A Summer Walk With You

Tonight’s Feature Image is titled “The Other Side Of Morningand is available forpurchase by using the Contact Form onmy website. Found at https://lloydslensphotographyllc.com/contact/

Take my hand and walk with me for a while.

Share your day with me and let’s dream about the future together.

Let me feel your smile like the warm sun on my face.

Let’s cross over the bridge and stroll barefoot in the cool grass as we plan our forever.

Let’s get lost in each other’s eyes until the sunlight fades into dusk.

I don’t want to miss a single moment that we’re together.

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The Distant Mountain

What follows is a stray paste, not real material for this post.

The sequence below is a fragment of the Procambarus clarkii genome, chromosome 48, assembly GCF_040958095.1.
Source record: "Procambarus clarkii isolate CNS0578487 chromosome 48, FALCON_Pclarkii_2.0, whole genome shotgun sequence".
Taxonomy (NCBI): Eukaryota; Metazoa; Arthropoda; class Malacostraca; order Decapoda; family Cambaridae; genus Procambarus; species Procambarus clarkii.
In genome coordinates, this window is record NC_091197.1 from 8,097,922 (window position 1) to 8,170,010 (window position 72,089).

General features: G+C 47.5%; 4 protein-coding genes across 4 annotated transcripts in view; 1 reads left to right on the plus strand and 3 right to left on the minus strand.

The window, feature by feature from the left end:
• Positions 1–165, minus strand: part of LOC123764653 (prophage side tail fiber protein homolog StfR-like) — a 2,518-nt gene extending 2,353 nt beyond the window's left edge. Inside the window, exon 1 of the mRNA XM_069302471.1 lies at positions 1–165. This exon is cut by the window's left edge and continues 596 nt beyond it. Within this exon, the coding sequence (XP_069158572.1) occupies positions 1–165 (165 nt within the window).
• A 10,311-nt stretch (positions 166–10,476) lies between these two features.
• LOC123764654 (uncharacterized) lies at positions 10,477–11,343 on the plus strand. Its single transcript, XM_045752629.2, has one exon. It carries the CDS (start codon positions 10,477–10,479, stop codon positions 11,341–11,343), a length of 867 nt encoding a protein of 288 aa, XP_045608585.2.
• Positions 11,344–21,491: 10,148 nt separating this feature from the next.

As I stand next to tracks looking out across the Kanawha River I’m drawn to the mountains in the distance. The winter has just started and I’m already developing that strong desire for far away places and new experiences. I look deeply into my photos and try to project myself into a quiet spot in the distance. I wonder where the great spots are on that mountain. Surly there’s a place where you can sit quietly on some moss covered stump and watch the squirrels play and romp through the leaves. I’m betting that if you sit there long enough a chipmunk will poke his head up out of the duff and scold you. Perhaps somewhere at the end of the curved Bridge an owl rests in an old snag, napping in spite of the noise below. I think about what must be behind that mountain. Perhaps there’s a waterfall on the other side that empties into a deep pool. And behind the falls maybe there’s a cavern with secrets not seen for one thousand years. Whatever is out there beyond the village on the other side of river it will have to wait for another day. Today all I have is curiosity and a wonderful view of the tracks.